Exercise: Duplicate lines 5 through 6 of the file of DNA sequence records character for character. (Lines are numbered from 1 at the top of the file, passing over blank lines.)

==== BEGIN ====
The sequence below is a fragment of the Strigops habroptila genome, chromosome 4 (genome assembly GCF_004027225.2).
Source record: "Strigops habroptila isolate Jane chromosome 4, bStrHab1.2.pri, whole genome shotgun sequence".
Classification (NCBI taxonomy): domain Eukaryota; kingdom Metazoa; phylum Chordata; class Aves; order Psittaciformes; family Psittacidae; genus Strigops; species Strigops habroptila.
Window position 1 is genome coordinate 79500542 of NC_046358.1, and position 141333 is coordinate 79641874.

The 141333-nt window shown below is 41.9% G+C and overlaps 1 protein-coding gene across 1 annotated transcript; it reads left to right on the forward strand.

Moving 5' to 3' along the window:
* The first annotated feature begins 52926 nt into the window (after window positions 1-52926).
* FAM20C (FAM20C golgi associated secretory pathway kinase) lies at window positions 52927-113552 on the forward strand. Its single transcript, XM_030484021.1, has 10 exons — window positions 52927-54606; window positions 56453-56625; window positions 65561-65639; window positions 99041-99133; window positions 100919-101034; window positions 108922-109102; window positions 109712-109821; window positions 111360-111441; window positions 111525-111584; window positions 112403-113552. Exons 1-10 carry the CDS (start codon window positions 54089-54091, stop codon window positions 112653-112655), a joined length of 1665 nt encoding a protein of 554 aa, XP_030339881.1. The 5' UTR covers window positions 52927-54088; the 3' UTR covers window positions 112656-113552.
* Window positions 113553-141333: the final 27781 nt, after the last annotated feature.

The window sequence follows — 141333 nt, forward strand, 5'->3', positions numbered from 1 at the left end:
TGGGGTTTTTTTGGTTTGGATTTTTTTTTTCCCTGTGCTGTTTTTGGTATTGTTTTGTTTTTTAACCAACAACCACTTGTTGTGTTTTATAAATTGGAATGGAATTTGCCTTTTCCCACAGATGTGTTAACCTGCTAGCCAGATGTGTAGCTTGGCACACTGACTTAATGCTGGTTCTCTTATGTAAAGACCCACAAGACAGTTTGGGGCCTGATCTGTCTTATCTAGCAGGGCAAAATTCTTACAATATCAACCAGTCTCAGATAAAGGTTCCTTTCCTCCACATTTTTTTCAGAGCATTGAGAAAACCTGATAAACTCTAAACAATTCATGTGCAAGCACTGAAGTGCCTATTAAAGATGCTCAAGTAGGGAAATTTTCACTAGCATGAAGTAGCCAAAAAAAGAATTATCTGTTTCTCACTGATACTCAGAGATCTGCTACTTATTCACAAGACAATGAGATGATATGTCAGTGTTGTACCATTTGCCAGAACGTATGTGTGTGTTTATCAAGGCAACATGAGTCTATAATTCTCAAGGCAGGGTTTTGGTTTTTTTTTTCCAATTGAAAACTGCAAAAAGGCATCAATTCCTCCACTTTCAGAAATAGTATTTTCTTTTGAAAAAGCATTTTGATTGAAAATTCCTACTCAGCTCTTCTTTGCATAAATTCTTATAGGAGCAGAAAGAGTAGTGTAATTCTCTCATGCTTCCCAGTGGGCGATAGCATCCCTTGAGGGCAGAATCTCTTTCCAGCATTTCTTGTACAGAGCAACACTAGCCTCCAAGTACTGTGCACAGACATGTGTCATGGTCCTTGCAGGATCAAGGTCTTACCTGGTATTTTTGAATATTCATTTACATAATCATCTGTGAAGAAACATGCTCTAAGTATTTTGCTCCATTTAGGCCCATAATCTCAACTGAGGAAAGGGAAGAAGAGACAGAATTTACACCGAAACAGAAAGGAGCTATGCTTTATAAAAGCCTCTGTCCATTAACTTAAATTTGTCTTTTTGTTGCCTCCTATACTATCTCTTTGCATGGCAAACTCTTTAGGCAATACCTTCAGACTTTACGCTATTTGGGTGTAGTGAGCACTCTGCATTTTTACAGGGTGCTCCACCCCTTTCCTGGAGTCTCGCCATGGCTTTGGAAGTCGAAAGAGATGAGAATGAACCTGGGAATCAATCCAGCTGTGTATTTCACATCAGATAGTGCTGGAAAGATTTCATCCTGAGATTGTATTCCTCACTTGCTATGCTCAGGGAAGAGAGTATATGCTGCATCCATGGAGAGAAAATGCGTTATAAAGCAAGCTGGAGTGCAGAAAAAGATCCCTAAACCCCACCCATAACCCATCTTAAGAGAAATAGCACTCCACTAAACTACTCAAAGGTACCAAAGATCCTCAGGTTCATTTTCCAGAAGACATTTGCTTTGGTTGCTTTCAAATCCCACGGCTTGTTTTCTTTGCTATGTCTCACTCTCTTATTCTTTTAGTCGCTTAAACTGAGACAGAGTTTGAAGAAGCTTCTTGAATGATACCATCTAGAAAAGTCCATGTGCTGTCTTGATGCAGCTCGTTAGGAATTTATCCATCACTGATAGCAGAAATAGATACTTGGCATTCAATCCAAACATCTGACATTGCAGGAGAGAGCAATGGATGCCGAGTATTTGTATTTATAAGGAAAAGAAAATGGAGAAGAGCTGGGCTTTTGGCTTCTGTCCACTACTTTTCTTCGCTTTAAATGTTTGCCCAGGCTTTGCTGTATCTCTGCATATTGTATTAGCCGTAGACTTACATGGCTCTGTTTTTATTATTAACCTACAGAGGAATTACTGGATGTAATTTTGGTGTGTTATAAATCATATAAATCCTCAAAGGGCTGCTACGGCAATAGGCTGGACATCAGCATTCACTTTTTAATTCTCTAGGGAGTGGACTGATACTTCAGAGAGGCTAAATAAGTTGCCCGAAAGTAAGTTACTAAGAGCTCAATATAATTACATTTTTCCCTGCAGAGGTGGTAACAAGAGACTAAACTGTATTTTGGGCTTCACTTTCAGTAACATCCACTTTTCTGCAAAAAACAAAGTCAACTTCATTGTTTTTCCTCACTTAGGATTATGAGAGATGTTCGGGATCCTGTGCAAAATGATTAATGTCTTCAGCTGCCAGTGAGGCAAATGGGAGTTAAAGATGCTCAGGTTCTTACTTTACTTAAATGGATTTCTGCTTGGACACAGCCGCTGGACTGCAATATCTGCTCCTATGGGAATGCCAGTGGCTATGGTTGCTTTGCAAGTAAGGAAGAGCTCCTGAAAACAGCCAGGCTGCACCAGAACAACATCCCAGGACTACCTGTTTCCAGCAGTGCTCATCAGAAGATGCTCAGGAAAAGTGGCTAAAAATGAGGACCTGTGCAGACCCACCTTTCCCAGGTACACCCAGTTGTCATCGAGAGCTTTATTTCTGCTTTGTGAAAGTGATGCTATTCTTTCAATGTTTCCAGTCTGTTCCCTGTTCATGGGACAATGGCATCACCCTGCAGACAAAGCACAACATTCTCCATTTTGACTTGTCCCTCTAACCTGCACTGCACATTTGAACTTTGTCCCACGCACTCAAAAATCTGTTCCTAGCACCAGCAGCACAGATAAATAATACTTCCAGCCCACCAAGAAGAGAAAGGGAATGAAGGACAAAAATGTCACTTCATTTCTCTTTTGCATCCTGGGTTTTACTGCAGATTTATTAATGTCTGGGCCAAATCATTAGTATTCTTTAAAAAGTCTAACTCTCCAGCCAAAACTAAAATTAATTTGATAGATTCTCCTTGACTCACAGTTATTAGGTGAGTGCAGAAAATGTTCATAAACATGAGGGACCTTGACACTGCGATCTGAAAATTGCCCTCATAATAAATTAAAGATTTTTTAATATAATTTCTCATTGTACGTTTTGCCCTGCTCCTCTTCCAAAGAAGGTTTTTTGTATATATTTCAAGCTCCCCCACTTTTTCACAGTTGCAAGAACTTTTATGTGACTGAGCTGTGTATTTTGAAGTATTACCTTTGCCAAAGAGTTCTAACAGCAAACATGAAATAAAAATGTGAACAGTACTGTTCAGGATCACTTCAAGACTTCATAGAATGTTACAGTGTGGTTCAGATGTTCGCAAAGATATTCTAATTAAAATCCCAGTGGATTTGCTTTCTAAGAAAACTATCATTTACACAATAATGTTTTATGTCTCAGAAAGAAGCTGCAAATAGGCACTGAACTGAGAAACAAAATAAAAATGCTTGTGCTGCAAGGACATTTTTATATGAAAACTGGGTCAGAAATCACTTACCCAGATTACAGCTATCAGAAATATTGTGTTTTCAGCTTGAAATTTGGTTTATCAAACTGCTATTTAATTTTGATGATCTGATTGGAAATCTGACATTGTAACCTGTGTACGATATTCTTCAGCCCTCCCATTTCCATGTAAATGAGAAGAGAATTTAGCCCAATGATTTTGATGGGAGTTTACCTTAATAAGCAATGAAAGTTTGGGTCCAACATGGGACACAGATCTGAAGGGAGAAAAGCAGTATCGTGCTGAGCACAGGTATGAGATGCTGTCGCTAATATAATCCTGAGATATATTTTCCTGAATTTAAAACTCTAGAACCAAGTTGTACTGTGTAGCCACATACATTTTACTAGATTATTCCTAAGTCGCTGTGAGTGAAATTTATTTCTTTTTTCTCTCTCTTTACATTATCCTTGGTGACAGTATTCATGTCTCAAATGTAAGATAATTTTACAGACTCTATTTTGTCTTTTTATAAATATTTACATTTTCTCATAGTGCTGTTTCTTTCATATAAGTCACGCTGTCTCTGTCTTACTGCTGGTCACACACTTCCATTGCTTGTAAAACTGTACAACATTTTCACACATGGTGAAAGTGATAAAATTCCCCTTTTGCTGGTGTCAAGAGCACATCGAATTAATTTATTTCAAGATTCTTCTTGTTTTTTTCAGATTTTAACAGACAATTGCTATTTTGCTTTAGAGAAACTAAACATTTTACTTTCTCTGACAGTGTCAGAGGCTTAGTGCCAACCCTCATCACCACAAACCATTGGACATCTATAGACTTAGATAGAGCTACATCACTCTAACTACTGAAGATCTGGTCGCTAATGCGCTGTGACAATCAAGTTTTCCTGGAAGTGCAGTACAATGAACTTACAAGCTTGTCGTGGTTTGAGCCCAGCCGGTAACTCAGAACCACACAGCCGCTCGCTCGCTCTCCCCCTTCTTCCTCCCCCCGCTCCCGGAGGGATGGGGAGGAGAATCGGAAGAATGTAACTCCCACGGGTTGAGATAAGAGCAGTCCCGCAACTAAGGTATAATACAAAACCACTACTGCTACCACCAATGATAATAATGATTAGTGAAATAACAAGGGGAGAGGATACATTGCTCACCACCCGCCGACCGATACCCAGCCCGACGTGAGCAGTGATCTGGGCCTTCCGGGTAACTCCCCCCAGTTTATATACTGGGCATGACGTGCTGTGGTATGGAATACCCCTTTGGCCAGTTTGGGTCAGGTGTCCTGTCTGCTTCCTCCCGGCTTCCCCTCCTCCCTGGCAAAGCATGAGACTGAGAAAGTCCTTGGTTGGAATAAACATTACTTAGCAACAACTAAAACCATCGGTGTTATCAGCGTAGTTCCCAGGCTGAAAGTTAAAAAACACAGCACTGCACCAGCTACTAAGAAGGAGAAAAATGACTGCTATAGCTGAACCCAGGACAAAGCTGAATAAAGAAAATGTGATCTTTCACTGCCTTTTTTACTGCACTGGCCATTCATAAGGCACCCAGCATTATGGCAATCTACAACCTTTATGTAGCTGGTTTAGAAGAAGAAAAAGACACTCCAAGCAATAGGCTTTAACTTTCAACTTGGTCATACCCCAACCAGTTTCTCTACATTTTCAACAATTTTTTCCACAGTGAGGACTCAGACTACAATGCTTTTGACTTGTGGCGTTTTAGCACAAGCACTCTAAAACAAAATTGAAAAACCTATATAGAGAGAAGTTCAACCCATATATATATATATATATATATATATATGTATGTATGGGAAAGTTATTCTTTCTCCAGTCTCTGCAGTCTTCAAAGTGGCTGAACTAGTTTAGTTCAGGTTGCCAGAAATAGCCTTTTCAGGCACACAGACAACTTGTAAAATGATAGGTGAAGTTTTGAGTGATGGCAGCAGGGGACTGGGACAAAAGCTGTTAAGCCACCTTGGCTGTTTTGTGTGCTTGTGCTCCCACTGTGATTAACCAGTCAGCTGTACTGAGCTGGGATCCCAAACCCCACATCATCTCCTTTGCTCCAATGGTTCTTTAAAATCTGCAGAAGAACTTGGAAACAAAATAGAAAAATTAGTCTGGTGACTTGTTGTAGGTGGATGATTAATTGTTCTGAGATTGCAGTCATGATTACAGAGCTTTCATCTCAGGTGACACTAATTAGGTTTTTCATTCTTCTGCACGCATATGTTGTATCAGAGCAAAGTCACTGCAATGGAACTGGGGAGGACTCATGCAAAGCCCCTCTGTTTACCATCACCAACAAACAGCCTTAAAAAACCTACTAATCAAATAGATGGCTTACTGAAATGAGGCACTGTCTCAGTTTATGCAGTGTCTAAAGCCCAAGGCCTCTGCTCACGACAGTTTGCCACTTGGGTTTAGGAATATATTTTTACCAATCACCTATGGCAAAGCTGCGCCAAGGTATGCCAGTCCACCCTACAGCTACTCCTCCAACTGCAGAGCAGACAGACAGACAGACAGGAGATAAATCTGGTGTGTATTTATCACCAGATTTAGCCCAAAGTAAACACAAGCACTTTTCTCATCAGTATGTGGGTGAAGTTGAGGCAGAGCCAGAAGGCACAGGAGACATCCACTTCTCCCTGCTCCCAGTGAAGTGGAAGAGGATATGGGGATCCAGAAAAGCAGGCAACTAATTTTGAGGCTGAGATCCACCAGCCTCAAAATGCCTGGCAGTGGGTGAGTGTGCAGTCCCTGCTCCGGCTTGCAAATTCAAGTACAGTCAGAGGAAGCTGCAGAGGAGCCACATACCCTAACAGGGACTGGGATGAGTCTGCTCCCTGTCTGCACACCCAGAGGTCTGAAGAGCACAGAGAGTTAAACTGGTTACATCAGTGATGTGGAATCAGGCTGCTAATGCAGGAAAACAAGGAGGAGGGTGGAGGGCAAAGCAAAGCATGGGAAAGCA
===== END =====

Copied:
The 141333-nt window shown below is 41.9% G+C and overlaps 1 protein-coding gene across 1 annotated transcript; it reads left to right on the forward strand.

Moving 5' to 3' along the window: